In his conclusions, Antonio Guterres, also referring to the results of polls taken by the United Nations and the European Union funded by the World Bank, he mentions that these suggest that the public’s expectations concerning the relaunch of the discussion and the prospects for a settlement remain low.

“As I mentioned in my latest report on the mission of my good services, there is a consensus that the status quo, meaning the lack of a solution for the Cyprus problem, is not viable. There is also broad support of the view that the horizon of an endless process without results lies behind us instead of ahead of us. I repeat my call for the parties to engage in the ongoing consultation process constructively, creatively and with acknowledging its urgent nature. The parties need to redouble their efforts for the restoration of full-fledged negotiations, and their involvement should be inspired by a sense of purpose and determination to arrive at a successful end within a predictable horizon”, the UN SG concludes.

On the issue of hydrocarbons

At the same time, the SG is worried about the developments in the region, which – he mentions – did not contribute to a positive atmosphere for the relaunch of talks. “In a worrying development, the tensions concerning hydrocarbons continued to grow, with few prospects of catching up in the short or medium term. Meanwhile, a particularly dense gathering of various national and joint naval and military forces alongside search and rescue exercises and others in the Eastern Mediterranean, including Cyprus, continues” the UN Secretary-General said in his report.

In the chapter of his conclusions, the SG notes that he continues to monitor closely and with concern the developments related to hydrocarbons. “I repeatedly stressed that the natural resources in and around Cyprus must benefit both communities and provide a strong incentive for all parties to find a mutually acceptable and lasting solution to the Cypriot problem. Given that all parties have expressed their commitment to this goal, I repeat my appeal for serious efforts, to avoid further escalation and to neutralize tensions,” he says.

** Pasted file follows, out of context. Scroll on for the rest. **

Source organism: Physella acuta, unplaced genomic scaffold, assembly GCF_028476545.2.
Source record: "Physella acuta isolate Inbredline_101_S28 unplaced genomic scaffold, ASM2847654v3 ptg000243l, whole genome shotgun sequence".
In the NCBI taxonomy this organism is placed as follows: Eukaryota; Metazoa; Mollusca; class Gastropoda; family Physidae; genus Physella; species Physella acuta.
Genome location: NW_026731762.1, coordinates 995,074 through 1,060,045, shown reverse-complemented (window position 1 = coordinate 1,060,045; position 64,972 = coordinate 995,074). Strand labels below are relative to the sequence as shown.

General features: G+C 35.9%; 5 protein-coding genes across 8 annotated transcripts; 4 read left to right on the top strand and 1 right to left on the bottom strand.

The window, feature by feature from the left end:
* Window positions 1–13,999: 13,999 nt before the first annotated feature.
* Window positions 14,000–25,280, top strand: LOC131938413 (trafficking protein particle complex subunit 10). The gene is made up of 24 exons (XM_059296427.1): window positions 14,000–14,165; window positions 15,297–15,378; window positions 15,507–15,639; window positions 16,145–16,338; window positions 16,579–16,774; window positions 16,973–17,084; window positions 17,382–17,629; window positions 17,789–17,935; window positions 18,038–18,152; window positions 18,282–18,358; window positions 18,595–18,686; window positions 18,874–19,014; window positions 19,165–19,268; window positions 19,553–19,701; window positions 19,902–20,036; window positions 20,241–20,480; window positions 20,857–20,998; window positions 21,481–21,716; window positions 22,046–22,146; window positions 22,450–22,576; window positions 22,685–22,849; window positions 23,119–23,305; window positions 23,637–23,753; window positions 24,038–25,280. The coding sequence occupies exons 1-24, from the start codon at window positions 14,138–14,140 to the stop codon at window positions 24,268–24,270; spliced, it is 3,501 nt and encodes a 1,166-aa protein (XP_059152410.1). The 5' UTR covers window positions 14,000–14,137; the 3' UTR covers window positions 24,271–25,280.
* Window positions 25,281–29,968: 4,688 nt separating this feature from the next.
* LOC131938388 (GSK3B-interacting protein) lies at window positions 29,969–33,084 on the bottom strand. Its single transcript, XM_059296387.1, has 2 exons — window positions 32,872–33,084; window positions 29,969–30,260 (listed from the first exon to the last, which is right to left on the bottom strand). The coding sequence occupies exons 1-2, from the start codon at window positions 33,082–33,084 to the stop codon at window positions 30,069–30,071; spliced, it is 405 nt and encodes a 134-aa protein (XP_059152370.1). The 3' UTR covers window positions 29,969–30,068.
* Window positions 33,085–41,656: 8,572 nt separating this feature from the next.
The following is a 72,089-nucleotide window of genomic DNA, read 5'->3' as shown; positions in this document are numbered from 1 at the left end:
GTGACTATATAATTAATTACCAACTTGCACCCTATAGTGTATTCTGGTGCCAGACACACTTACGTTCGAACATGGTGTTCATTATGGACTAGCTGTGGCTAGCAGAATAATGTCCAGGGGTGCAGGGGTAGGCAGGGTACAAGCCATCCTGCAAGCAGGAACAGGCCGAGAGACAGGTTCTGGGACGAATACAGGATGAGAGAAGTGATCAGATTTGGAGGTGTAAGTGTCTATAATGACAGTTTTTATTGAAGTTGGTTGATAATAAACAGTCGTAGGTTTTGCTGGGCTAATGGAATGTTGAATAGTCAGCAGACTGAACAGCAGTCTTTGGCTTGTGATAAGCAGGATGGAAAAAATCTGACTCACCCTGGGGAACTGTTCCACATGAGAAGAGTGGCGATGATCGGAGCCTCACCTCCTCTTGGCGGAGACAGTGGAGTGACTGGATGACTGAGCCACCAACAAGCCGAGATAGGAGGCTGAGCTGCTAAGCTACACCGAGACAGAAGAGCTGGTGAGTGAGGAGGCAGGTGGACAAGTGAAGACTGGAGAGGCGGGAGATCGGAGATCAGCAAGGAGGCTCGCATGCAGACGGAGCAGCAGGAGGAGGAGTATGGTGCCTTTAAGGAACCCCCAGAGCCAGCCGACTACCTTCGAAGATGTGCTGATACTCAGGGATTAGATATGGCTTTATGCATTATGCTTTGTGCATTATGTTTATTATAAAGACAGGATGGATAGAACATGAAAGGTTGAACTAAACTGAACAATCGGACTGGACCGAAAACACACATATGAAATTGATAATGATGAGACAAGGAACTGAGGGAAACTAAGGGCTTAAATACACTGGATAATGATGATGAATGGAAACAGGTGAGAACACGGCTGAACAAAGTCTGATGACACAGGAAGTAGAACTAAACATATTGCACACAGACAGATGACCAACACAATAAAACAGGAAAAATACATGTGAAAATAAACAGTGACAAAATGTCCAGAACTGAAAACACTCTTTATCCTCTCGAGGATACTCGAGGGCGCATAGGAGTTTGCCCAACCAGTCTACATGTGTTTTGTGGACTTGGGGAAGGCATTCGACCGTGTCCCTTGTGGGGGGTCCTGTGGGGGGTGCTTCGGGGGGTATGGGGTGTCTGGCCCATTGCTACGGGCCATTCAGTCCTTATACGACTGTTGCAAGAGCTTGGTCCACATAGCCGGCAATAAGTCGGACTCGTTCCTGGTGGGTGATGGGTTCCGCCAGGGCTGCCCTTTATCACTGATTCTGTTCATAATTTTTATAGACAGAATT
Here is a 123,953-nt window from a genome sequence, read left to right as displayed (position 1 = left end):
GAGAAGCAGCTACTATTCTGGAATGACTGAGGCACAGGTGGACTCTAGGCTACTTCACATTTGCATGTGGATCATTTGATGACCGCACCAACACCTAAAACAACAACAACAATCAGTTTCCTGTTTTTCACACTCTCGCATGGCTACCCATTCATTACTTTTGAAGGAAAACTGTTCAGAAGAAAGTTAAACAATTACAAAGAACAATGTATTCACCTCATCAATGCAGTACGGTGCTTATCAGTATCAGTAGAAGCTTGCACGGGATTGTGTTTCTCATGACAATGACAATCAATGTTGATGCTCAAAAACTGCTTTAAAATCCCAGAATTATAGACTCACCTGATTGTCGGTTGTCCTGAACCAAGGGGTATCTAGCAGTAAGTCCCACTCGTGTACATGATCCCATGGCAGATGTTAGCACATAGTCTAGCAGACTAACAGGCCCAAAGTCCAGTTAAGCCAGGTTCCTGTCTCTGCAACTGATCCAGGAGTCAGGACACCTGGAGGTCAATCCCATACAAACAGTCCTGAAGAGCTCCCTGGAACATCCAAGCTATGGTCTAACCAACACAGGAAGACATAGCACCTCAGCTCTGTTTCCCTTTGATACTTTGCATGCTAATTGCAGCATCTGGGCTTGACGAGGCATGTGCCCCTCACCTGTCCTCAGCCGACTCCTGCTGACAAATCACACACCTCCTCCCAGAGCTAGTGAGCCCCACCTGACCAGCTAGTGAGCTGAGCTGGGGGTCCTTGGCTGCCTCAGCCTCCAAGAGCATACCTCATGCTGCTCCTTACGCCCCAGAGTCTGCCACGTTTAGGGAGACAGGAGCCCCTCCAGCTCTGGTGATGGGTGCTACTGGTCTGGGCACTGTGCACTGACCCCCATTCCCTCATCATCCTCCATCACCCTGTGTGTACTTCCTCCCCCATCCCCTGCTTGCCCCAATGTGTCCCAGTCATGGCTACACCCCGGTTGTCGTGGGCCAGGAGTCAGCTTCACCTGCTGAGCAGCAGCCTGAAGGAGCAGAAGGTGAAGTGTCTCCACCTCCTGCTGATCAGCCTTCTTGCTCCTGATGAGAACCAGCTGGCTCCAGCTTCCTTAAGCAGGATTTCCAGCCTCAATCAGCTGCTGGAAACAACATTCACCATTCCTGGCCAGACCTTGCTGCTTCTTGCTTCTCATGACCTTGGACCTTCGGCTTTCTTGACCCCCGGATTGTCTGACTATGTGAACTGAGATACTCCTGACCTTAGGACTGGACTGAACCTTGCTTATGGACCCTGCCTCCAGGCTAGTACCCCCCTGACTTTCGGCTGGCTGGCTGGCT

On the occasion of the situation in Strovilia and in Deneia, alongside other matters concerning farmers etc., the SG underlines once again the importance of both sides respecting the power of UNFICYP and, citing the reference of Resolution 2453 of the Security Council; he stresses that it is crucial for both sides to accept and assist UNFICYP in the implementation of the 2018 note (aide-memoire). “Without this, UNFICYP’s ability to preserve the integrity of the neutral zone and maintain a stable environment within it will become increasingly controversial, with potential negative consequences for security and politics,” he adds. He notes that when misunderstandings and tensions arise, unilateral actions must be avoided and existing mechanisms of contact with UNFICYP should be fully exploited.

“The UNFICYP restrictions on freedom of movement imposed on Strovilia and elsewhere must be lifted once and for all immediately, and the Mission’s ability to patrol and perform other activities on the basis of its mandate needs to be fully restored,” he added. Especially for Strovilia, which, as he writes, remained a cause of friction between the sides, the Secretary-General stressed that “The United Nations continue to regard Turkey as responsible for maintaining the status quo in Varosha”./ibna